With winter comes the holiday season. Whether you’re celebrating with family or friends, this is a great time to get together and share books! Winter also (hopefully) brings a bit of snow—a magical sight. The books on this list will get you into the holiday spirit. Find them at the Free Library of Philadelphia.
“The Last Marshmallow” by Grace Lin
Playing outside in the snow is fun, especially for friends Olivia and Mei. When they’re ready to warm up with hot chocolate, they know marshmallows are a must. However, how can the friends share equally when there are three marshmallows and only two of them? This brightly-illustrated board book, part of the Storytelling Math series, is a great introduction to math for our littlest friends! Turn the lesson into reality by enjoying hot chocolate and marshmallows on a cold winter day.
“Hanukkah Baby” by Ekaterina Trukhan and Amy Pixton
Baby is ready to celebrate Hanukkah! In this colorfully-illustrated book, we see baby celebrating with family and friends. This book is part of a series of indestructible books, perfect for our youngest learners. A great introduction to Hanukkah and all its splendor!
“The Very Hungry Caterpillar’s 8 Nights of Chanukah” by Eric Carle
It’s Chanukah (another spelling for Hanukkah), and the very hungry caterpillar is excited to celebrate! Filled with Carle’s bright and fun illustrations, follow the caterpillar along as it lights the menorah, plays the dreidel game and more! This board book brings a familiar character to readers and blends it perfectly with the festivities of Chanukah.
“The Shortest Day” by Susan Cooper and Carson Ellis
The winter solstice is the shortest day of the year. In this lyrical ode to the shortest day, the reader will feel the joy that can be found in winter. With rhyming text and beautiful illustrations, this nonfiction picture book introduces young readers to the winter solstice. We see children and families preparing for winter and celebrating the snow. A great read-aloud for the whole family!
“First Snow” by Bomi Park
This gentle picture book finds a young girl enjoying the first snowfall of the season. We follow along as she rolls snowballs, makes snow angels and quietly enjoys the snow. The sparse text makes it perfect for younger children but also allows older children to add to the story. The illustrations are beautiful, with black and white and a hint of a red scarf. A perfect ode to the first snow.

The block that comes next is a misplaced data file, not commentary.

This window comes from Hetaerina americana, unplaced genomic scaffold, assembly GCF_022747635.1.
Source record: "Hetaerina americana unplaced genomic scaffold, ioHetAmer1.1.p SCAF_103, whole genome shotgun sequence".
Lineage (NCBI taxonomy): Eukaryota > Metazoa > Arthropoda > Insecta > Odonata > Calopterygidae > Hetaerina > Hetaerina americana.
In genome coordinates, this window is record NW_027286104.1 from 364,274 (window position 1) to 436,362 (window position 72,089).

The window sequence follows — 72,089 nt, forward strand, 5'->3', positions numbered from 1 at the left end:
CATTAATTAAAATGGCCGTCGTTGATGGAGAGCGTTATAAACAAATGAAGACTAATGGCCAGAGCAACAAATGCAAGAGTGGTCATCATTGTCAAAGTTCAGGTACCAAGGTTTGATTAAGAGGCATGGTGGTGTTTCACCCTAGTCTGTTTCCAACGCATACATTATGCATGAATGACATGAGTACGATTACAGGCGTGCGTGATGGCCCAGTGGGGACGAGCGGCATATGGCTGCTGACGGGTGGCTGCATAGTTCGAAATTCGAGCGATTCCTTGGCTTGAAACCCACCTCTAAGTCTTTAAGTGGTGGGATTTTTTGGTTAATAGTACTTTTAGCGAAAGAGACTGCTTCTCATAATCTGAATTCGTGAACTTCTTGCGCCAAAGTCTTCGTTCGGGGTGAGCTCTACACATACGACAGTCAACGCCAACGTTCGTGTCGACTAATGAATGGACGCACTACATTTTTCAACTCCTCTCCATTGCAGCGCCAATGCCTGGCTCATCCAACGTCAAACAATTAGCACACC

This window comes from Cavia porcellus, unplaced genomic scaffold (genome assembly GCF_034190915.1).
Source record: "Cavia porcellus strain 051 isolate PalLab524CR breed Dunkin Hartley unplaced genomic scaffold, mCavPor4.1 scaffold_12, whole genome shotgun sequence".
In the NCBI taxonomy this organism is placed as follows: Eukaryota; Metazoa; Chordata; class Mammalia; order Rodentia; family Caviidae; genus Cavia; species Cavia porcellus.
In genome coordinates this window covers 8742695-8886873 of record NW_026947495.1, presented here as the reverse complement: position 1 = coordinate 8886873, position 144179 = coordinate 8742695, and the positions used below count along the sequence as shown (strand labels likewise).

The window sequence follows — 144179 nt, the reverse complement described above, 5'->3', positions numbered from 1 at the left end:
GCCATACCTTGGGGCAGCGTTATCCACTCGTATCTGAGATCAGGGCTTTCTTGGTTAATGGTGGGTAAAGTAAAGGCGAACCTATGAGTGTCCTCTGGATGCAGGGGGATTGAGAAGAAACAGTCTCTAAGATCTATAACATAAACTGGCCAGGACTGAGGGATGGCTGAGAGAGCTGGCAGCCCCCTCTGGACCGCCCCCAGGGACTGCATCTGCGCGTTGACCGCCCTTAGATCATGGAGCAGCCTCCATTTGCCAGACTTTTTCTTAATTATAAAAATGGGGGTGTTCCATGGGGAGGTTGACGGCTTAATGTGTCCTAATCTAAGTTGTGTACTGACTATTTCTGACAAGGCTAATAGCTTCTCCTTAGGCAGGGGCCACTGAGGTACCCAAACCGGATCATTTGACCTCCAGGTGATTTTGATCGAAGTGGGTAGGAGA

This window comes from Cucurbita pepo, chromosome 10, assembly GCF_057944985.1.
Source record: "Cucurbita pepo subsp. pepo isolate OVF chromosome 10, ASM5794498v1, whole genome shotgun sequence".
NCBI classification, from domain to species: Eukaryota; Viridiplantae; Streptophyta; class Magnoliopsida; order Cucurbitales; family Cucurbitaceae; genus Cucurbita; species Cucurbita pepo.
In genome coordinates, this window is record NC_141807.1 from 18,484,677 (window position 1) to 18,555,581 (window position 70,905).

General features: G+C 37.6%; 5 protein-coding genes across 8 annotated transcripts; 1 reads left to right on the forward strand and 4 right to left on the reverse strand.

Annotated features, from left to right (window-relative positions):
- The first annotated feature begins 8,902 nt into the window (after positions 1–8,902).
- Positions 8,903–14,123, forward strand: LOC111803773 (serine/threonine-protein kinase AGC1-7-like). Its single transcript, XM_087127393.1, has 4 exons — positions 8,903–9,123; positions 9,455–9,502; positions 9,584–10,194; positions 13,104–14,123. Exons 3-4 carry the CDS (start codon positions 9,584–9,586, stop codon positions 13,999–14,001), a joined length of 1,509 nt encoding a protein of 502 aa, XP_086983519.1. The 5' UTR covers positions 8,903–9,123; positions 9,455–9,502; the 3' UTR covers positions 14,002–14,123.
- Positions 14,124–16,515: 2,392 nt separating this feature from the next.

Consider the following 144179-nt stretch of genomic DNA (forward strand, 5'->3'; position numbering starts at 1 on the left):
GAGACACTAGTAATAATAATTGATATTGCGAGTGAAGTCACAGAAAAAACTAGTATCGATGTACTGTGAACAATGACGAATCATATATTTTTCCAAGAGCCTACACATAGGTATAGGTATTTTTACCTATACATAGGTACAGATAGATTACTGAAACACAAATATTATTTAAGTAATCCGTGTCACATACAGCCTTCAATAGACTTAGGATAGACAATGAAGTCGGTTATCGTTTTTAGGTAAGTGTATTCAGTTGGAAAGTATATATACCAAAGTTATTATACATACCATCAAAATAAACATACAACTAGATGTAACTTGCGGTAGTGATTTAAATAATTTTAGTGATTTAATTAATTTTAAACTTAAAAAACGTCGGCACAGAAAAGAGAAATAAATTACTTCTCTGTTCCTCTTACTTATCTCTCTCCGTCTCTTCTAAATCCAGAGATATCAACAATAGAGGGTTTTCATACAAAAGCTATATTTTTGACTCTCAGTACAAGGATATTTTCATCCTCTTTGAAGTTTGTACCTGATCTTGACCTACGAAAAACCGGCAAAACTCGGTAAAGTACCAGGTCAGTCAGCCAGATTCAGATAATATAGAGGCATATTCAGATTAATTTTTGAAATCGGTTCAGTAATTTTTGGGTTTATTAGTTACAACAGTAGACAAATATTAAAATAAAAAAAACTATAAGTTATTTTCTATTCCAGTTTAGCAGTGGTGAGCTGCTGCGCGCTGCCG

“The Christmas Mitzvah” by Jeff Gottesfeld and Michelle Laurentia Agatha
A mitzvah is a good deed, done mostly around holidays. In this Hanukkah/Christmas crossover book, we get a glimpse of the true spirit of the holidays. Al and his son take a walk after lighting a candle on their menorah—which just happens to be Christmas Eve. As they walk around their neighborhood, they notice everyone working. They decide to help their neighbors so they can also celebrate their holiday! A perfect read for families celebrating either Christmas or Hanukkah.
“Santa in the City” by Tiffany D. Jackson and Reggie Brown
It’s almost Christmas, and Deja is excited but also worried. She lives in a city— in an apartment building—and doesn’t have a chimney for Santa to climb down! Will Santa be able to find her? With help and encouragement from family, friends and neighbors, Deja realizes that the Christmas spirit is everyone in the city and Santa’s magic! A fun read-aloud, especially for city kids, which demonstrates the magic of the season.
“Bear Stays Up for Christmas” by Karma Wilson and Jane Chapman
It’s winter, so Bear is hibernating, of course! However, his friends want to make sure he doesn’t miss Christmas. They wake him up and help him get ready. Can Bear stay awake to enjoy the holiday with his friends? This colorfully-illustrated picture book is a great read-aloud for the whole family!
“The People Remember” by Ibi Zoboi and Loveis Wise
This beautifully-written nonfiction picture book connects the seven principles of Kwanzaa to the history of African descendants in America. It tells the story of families taken from their homes, forced onto boats and forced into slavery. It tells how many came together, despite different languages, to find joy and celebration. This is an important read, and not just for those celebrating Kwanzaa.
“Li’l Rabbit’s Kwanzaa” by Donna L. Washington and Shane W. Evans
Li’l Rabbit was feeling frustrated! He loved Kwanzaa but he wasn’t allowed to light the candles and couldn’t remember all the names of the days. When Granna Rabbit isn’t feeling well, Li’l Rabbit is determined to make it the best Kwanzaa yet by finding her a special treat. A fun and heartfelt picture book about celebrating Kwanzaa and the meaning of the season.
Children’s Librarian, Free Library of Philadelphia